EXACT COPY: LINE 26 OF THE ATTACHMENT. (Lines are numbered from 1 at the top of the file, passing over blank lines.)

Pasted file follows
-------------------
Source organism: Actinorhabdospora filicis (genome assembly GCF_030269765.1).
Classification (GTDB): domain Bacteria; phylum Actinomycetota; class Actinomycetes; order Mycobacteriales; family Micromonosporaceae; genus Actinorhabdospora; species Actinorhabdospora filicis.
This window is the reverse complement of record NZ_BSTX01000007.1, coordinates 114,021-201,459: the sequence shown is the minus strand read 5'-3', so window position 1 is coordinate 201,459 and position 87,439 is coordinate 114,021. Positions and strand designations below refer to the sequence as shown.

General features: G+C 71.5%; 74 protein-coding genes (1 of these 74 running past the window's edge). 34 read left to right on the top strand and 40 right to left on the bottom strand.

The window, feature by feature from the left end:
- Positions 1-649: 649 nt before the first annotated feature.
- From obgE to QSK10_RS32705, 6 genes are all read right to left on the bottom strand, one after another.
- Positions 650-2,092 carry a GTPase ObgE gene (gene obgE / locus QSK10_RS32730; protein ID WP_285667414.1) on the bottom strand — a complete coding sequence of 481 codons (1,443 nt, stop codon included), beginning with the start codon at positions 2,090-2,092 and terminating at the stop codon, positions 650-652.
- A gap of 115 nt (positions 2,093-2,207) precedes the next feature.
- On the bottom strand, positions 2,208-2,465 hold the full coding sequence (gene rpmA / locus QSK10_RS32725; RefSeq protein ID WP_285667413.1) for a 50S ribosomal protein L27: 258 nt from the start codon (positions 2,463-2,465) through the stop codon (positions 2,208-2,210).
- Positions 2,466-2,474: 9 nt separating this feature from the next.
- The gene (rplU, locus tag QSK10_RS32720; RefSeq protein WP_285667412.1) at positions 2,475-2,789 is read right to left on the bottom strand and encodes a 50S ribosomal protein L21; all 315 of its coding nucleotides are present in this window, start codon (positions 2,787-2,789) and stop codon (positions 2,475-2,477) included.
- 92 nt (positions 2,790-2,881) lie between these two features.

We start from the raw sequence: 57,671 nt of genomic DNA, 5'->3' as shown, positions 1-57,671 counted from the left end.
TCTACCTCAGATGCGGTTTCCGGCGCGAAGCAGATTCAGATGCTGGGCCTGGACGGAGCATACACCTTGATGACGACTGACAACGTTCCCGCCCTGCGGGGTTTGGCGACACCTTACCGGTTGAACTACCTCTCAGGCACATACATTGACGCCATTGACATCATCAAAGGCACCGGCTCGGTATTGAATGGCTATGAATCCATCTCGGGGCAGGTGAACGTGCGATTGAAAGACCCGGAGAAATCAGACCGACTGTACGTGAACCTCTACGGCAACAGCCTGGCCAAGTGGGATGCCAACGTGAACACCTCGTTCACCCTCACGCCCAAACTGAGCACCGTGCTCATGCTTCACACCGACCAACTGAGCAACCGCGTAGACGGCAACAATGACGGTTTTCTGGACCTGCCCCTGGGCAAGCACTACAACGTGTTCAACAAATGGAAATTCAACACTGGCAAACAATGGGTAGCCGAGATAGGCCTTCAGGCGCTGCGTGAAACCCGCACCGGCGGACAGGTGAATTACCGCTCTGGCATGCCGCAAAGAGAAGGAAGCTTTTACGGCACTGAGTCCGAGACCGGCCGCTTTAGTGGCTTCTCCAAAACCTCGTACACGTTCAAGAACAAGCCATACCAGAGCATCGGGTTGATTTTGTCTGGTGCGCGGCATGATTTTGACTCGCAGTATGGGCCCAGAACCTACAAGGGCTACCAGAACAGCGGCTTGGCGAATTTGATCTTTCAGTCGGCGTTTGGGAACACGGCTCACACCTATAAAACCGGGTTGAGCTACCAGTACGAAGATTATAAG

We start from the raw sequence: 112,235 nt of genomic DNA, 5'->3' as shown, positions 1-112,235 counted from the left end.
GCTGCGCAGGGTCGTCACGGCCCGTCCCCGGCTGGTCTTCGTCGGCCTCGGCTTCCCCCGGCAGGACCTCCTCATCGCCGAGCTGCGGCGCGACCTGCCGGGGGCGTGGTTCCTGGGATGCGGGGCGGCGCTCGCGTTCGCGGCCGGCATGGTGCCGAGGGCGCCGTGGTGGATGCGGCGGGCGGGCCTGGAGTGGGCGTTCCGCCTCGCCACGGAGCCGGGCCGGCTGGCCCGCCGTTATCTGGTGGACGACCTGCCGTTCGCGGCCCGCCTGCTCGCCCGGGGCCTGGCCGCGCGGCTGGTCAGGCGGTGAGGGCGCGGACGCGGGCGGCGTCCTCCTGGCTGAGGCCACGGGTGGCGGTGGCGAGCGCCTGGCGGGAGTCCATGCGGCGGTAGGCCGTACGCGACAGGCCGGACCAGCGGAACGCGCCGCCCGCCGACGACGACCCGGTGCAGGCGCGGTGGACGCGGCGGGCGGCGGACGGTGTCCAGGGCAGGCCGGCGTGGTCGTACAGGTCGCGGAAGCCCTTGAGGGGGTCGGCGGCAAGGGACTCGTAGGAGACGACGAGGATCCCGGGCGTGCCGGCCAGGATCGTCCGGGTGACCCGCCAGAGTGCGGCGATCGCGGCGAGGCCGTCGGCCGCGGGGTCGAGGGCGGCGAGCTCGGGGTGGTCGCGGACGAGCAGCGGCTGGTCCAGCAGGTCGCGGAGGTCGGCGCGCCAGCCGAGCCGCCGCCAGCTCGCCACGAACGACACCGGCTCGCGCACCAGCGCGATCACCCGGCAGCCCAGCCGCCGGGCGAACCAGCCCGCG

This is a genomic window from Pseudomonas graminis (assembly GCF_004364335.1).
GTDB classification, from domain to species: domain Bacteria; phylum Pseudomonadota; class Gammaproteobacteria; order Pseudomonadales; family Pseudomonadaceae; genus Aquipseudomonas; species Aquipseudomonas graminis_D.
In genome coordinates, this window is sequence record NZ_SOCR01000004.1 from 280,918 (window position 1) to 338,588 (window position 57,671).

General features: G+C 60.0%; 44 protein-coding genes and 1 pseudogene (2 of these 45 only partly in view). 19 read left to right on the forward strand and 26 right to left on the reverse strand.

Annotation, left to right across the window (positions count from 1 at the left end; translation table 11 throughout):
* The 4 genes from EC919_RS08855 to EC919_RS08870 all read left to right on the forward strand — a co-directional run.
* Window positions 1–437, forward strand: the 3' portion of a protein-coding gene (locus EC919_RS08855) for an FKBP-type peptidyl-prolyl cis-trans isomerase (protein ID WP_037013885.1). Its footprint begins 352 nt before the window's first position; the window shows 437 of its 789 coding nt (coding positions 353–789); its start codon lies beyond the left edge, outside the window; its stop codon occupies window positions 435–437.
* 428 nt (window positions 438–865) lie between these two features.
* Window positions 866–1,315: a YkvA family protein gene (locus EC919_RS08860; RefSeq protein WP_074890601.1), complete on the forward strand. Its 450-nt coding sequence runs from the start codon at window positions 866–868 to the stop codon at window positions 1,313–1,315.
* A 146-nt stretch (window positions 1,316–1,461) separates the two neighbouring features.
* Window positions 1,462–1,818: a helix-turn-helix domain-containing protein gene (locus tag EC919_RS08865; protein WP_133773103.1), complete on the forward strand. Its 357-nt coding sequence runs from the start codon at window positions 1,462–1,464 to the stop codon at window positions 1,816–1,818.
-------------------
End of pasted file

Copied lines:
* Window positions 866–1,315: a YkvA family protein gene (locus EC919_RS08860; RefSeq protein WP_074890601.1), complete on the forward strand. Its 450-nt coding sequence runs from the start codon at window positions 866–868 to the stop codon at window positions 1,313–1,315.